But I cannot agree with the Court's resolution of the other Japan Line factor-the need to avoid international multiple taxation. See ante, at 316-320. Barclays does 98% of its business in countries other than the United States. California, through application of worldwide combined reporting, taxes some of that income. The trial court found as a fact that "[t]here is a definite risk of, as well as actual double taxation here." App. to Pet. for Cert. in No. 92-1384, p. A-25. This double taxation occurs because California has adopted a taxing system that is inconsistent with the taxing method used by foreign taxing authorities. California's formula assigns a higher proportion of income to jurisdictions where wage rates, property values, and sales prices are higher; to the extent that California is such a jurisdiction (and it usually will be) the formula inherently leads to double taxation. And whenever the three factors are higher in California, the State will tax income under its formula that already has been taxed by another country under accepted international practice.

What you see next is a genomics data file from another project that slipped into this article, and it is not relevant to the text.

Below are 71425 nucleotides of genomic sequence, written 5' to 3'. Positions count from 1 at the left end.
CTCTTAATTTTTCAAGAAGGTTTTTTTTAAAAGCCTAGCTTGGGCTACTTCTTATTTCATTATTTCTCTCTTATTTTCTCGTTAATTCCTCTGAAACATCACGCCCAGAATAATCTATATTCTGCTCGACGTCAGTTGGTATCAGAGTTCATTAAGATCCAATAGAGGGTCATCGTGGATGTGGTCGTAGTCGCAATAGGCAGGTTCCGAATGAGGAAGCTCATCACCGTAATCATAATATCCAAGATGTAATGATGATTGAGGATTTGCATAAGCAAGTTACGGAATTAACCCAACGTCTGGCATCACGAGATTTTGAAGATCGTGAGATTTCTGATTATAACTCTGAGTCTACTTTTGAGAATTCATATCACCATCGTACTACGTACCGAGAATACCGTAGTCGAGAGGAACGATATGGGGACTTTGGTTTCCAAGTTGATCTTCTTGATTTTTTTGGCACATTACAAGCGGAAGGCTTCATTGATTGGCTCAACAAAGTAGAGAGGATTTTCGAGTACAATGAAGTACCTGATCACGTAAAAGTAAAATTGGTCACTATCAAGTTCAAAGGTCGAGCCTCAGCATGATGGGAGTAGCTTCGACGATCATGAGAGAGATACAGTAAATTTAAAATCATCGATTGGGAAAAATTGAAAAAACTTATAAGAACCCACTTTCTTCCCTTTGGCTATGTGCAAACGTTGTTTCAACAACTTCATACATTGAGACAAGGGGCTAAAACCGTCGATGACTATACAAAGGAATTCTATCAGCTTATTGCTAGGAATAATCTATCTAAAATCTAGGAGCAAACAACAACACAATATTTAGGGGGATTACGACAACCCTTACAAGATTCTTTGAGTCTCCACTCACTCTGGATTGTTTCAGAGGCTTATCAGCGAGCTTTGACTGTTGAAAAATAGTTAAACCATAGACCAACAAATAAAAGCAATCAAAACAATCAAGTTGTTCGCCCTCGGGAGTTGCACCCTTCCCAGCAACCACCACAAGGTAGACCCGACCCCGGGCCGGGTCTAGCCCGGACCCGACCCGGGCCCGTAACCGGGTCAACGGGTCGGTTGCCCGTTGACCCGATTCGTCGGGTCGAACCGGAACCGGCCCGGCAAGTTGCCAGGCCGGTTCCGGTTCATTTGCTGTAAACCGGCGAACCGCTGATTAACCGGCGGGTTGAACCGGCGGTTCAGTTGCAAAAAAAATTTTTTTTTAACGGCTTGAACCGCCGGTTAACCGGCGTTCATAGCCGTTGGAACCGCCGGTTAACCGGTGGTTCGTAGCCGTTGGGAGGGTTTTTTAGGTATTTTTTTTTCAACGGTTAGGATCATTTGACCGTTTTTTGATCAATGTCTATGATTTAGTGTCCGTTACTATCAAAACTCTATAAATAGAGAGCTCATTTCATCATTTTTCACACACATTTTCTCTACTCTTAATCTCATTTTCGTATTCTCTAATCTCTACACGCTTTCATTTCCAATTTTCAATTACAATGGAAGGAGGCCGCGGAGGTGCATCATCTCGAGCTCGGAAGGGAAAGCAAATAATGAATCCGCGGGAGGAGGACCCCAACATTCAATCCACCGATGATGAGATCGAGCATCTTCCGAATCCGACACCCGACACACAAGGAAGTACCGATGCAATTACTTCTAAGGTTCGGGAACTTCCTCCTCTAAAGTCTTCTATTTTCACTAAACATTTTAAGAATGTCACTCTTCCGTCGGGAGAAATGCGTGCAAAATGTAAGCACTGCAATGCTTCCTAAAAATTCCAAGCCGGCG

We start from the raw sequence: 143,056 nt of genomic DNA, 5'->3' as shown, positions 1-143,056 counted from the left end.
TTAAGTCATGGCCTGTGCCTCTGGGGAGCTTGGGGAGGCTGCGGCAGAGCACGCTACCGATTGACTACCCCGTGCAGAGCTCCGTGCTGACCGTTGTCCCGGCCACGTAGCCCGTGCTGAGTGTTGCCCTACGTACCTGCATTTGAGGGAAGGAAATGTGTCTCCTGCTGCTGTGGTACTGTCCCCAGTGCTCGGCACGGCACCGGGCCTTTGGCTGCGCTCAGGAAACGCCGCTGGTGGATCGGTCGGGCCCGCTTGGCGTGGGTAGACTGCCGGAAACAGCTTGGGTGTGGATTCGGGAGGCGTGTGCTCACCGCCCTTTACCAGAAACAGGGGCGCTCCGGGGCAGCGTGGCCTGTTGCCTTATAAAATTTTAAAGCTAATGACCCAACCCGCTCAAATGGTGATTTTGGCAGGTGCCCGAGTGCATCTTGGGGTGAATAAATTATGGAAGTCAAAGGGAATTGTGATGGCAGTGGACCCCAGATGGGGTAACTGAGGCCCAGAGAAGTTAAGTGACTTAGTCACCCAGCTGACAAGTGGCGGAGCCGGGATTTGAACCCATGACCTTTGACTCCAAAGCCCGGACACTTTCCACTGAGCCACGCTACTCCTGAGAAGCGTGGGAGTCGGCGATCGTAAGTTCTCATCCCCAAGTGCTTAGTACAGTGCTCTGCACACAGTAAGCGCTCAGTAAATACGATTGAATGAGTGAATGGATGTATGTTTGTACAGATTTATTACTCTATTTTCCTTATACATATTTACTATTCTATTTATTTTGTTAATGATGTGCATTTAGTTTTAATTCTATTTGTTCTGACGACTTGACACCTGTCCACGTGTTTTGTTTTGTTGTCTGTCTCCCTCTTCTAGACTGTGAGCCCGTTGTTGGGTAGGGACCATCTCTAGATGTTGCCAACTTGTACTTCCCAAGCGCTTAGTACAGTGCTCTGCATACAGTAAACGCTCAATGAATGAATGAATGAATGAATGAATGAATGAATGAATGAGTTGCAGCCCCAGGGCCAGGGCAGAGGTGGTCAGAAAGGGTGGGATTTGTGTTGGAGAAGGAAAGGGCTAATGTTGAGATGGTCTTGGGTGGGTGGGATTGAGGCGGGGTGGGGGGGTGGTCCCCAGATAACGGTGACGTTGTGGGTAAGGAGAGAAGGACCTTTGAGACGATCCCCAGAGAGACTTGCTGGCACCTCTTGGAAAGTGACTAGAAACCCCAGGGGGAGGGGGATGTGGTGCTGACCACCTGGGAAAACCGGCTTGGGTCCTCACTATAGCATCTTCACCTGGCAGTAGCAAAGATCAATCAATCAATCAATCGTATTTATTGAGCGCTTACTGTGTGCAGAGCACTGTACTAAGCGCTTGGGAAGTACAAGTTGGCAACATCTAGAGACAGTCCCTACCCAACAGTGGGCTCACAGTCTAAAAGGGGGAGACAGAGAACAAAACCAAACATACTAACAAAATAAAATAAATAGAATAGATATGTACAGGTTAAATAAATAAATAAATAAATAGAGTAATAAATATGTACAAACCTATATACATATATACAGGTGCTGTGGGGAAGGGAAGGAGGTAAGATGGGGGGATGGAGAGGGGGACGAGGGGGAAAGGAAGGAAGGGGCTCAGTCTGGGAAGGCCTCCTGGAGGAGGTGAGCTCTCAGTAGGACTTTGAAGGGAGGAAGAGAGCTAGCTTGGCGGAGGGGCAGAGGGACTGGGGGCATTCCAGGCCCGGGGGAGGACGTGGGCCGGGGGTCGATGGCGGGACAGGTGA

In Container Corp., we recognized that the California tax "ha[d] resulted in actual double taxation... stem[ming] from a serious divergence in the taxing schemes adopted by California and the foreign taxing authorities," and that "the taxing method adopted by those foreign taxing authorities is consistent with accepted international practice." 463 U. S., at 187. We nevertheless held that the tax did not violate the Japan Line principle. Two of the factors on which we relied-that the tax was on income rather than property, and that the multiple taxation was not "inevitable"-carry no more force today than they did 11 Terms ago, see 463 U. S., at 198-201 (Powell, J., dissenting), but they are present here as well.